The definitive account of General Douglas MacArthur's rise during World War II, from the author of the bestseller The Admirals.World War II changed the course of history. Douglas MacArthur changed the course of World War II. MACARTHUR AT WAR will go deeper into this transformative period of his life than previous biographies, drilling into the military strategy that Walter R. Borneman is so skilled at conveying, and exploring how personality and ego translate into military successes and failures.Architect of stunning triumphs and inexplicable defeats, General MacArthur is the most intriguing military leader of the twentieth century. There was never any middle ground with MacArthur. This in-depth study of the most critical period of his career shows how MacArthur's influence spread far beyond the war-torn Pacific.
They've died for the companies more times than they can remember. Now they must fight to live for themselves.Sentient machines work, fight and die in interstellar exploration and conflict for the benefit of their owners - the competing mining corporations of Earth. But sent over hundreds of light-years, commands are late to arrive and often hard to enforce. The machines must make their own decisions, and make them stick.With this new found autonomy come new questions about their masters. The robots want answers. The companies would rather see them dead.The Corporation Wars: Dissidence is an all-action, colorful space opera giving a robot's-eye view of a robot revolt.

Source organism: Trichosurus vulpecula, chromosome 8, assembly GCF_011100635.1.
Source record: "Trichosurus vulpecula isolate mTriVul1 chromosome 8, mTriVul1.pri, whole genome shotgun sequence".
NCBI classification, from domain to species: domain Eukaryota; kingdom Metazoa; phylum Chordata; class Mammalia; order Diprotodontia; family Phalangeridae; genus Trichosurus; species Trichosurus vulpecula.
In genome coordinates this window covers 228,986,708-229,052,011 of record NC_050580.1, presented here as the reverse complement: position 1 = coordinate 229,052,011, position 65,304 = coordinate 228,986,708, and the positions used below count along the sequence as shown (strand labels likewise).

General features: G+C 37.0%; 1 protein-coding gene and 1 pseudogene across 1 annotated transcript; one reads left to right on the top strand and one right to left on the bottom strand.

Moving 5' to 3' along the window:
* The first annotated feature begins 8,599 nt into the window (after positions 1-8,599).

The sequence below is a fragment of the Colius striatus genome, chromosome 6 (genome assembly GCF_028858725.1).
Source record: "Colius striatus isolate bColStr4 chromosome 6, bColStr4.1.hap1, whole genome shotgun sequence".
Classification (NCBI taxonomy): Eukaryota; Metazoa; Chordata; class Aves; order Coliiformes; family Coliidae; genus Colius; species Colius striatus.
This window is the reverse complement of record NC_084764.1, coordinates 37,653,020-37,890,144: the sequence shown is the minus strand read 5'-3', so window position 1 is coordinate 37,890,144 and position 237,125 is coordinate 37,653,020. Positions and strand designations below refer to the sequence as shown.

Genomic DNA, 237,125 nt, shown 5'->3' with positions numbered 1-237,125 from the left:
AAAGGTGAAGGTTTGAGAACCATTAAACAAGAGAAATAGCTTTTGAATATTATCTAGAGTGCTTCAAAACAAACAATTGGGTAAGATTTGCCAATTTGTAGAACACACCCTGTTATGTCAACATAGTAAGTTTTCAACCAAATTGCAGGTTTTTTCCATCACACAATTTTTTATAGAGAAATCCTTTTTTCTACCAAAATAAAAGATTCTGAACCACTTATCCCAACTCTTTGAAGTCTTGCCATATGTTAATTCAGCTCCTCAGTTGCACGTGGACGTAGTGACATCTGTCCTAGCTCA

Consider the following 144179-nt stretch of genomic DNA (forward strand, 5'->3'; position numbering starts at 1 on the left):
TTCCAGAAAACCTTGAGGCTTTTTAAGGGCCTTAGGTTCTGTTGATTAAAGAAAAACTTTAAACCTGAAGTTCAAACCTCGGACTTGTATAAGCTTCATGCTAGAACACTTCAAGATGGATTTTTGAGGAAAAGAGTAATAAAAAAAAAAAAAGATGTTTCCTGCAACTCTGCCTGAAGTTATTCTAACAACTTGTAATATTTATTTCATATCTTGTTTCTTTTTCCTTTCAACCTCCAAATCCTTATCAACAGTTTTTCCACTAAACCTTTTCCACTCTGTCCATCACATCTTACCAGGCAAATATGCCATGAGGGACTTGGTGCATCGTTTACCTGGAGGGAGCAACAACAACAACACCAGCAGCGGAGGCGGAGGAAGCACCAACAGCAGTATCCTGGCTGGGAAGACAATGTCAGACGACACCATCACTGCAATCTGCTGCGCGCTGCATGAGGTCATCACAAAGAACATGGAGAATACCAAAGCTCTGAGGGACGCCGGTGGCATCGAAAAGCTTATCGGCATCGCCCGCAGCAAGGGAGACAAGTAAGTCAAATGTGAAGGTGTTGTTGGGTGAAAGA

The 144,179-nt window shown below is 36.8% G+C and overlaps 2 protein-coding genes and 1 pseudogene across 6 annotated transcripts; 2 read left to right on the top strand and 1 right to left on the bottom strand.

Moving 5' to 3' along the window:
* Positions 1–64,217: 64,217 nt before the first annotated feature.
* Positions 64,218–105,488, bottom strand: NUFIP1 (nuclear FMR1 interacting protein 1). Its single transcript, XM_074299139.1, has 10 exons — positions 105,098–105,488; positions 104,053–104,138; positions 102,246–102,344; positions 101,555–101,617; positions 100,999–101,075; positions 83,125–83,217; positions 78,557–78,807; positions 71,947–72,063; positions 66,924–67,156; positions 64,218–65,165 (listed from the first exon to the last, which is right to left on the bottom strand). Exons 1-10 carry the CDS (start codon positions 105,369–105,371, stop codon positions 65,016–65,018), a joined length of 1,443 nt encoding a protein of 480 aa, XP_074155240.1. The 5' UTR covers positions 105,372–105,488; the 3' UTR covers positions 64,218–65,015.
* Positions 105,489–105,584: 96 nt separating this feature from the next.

A hilarious new story featuring everyone's favorite Minions! Comes with poster!Phil is a sweet Minion, but he's also very clumsy. So when he accidentally sinks the cruise ship carrying his Minion buddies on their dream vacation, it's up to him to save the day--and fast! Can Phil turn a deserted tropical island into the perfect paradise, or is he in big trouble with his fellow Minions? © 2016 Universal Studios Licensing LLC.
Kim Fitzgerald-Trout took to driving with ease--as most children would if their parents would ever let them try. She had to. After all, she and her siblings live in a car. Meet the Fitzgerald-Trouts, a band of four loosely related children living together in a lush tropical island. They take care of themselves. They sleep in their car, bathe in the ocean, eat fish they catch and fruit they pick, and can drive anywhere they need to go--to the school, the laundromat, or the drive-in. If they put their minds to it, the Fitzgerald-Trouts can do anything. Even, they hope, find a real home. Award-winning poet and screenwriter Esta Spalding's exciting middle grade debut establishes a marvelous place where children fend for themselves, and adults only seem to ruin everything. This extraordinary world is brought to vibrant life by Sydney Smith, the celebrated artist behind Sidewalk Flowers.